Blatter: Olympic boycott would change nothing

FIFA president Sepp Blatter says boycotts are being used to settle political scores.

FIFA president Sepp Blatter. Picture:

REUTERS - Sepp Blatter believes that any boycott of the Sochi Winter Olympics would change nothing and those who refused to go in protest against alleged discrimination in Russia would be 'surrendering'.

The president of world soccer's governing body FIFA, who is a member of the International Olympic Committee (IOC), said he would be going and he expected that 'unpleasant issues' would be addressed.

"These two events (Sochi and the World Cup in Brazil) have one thing in common: they have both been misused as a platform for political disputes," he said in his column in FIFA's weekly magazine.

"In the case of the Winter Olympics, this dispute is coming to a head with threats to boycott the Games.

"Such a boycott would change nothing. On the contrary, it may be interpreted as a refusal to establish a dialogue on the issue, as was the case with boycotts of the Olympic Games in Moscow in 1980 or in Los Angeles in 1984."

He added: "I believe that such a major event presents a perfect opportunity to strike up conversations and cultivate contacts.

"It is also likely that unpleasant issues will be addressed, because FIFA's fight against discrimination does not end with the anti-racism campaign.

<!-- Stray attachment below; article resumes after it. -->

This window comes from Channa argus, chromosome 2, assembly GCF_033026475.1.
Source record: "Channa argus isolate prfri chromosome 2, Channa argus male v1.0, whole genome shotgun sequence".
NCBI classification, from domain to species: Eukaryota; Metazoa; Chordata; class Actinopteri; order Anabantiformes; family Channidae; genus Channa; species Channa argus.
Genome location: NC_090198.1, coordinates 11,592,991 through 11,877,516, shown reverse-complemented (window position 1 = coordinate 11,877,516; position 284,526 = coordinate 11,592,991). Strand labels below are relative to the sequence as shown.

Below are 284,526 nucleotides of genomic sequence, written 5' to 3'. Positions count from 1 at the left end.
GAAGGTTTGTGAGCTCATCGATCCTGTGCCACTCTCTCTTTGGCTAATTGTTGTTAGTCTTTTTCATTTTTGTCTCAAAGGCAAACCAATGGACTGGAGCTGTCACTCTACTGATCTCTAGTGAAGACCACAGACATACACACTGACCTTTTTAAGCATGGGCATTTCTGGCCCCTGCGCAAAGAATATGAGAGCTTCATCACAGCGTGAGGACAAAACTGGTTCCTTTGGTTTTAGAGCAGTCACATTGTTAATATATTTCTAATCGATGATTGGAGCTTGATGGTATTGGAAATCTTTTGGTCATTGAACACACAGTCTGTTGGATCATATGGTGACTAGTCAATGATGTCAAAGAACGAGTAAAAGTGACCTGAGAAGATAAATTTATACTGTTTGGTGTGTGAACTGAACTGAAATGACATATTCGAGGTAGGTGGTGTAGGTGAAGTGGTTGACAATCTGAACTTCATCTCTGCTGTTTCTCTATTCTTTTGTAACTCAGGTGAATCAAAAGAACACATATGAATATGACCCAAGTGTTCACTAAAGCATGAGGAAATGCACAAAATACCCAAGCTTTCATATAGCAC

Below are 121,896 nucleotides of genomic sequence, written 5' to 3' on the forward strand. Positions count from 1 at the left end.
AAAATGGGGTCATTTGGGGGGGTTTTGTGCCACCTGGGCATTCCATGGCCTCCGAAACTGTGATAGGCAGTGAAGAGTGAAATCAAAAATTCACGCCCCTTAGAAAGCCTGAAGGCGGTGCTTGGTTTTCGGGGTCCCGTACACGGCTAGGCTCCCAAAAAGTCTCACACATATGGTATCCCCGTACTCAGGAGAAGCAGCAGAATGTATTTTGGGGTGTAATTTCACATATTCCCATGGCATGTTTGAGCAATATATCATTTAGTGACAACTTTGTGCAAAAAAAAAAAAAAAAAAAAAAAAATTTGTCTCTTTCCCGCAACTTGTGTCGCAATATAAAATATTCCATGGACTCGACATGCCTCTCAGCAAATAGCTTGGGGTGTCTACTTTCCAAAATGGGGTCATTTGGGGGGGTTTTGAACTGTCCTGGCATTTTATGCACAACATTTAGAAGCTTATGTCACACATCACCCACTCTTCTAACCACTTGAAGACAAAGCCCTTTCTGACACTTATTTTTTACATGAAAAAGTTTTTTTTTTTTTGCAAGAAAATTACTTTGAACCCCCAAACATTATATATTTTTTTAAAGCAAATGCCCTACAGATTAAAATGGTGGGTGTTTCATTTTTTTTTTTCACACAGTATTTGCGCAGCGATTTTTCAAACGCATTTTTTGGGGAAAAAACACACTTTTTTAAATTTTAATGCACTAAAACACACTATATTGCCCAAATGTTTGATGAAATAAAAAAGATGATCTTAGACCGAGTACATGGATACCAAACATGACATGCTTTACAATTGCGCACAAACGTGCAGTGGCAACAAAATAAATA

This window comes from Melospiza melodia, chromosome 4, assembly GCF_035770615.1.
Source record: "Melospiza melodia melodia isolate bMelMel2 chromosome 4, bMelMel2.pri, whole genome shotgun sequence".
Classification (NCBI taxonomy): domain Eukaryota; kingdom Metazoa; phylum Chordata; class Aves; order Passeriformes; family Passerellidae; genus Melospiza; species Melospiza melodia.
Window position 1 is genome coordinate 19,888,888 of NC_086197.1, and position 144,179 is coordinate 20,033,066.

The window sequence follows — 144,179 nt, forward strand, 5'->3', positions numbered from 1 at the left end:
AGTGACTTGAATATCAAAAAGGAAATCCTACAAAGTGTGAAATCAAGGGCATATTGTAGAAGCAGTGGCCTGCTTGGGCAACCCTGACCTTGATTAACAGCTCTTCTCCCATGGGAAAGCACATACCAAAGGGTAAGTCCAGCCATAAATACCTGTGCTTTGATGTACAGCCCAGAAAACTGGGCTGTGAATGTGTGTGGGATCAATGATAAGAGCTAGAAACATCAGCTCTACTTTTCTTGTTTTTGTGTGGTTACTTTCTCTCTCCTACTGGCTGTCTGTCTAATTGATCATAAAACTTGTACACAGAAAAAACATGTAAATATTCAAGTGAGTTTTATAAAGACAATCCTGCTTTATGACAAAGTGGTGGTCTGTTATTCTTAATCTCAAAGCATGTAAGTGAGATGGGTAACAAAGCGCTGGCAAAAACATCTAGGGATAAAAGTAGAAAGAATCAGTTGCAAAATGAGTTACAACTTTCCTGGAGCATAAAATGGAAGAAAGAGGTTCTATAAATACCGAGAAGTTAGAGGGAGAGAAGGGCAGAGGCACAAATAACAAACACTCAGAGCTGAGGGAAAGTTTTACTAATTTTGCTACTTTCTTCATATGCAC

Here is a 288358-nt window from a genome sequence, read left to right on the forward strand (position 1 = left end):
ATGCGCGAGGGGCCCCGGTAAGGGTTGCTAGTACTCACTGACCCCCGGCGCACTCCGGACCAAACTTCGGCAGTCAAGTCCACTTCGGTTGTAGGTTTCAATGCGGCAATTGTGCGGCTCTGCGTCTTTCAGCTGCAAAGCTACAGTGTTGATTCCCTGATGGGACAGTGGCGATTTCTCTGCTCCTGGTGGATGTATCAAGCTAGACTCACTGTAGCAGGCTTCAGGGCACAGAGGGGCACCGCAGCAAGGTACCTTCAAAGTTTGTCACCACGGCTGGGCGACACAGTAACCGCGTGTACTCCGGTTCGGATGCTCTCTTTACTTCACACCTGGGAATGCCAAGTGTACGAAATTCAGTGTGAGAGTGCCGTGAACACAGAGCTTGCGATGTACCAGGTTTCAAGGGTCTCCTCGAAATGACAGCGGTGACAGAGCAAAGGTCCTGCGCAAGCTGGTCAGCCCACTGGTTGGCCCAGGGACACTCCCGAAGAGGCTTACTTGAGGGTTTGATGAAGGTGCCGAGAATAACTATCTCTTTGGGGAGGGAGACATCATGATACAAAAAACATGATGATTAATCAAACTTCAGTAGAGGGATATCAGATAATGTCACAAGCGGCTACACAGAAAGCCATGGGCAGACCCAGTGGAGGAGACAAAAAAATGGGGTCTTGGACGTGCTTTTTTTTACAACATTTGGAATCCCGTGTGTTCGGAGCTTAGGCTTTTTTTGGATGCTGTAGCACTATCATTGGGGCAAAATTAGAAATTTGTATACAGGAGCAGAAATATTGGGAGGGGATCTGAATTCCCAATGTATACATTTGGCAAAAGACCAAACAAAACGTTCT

"We must fight every form of social exclusion. Anyone who decides to boycott the Winter Olympics in Sochi will be surrendering on this important issue, just as anyone running away from a problem will never be able to resolve it.

"This reason alone is why it is important for me to travel to Russia."

President Vladimir Putin said earlier on Thursday that no athlete would face discrimination at next month's Games, hoping to ease international concern over a Russian law banning the spread of gay 'propaganda' among minors.

Critics say the law is discriminatory and aimed at stifling dissent but calls for a boycott of the Games have failed.

The International Olympic Committee (IOC) has not commented on the controversial law, but some human rights activists are hoping the Games will be used as a platform to protest.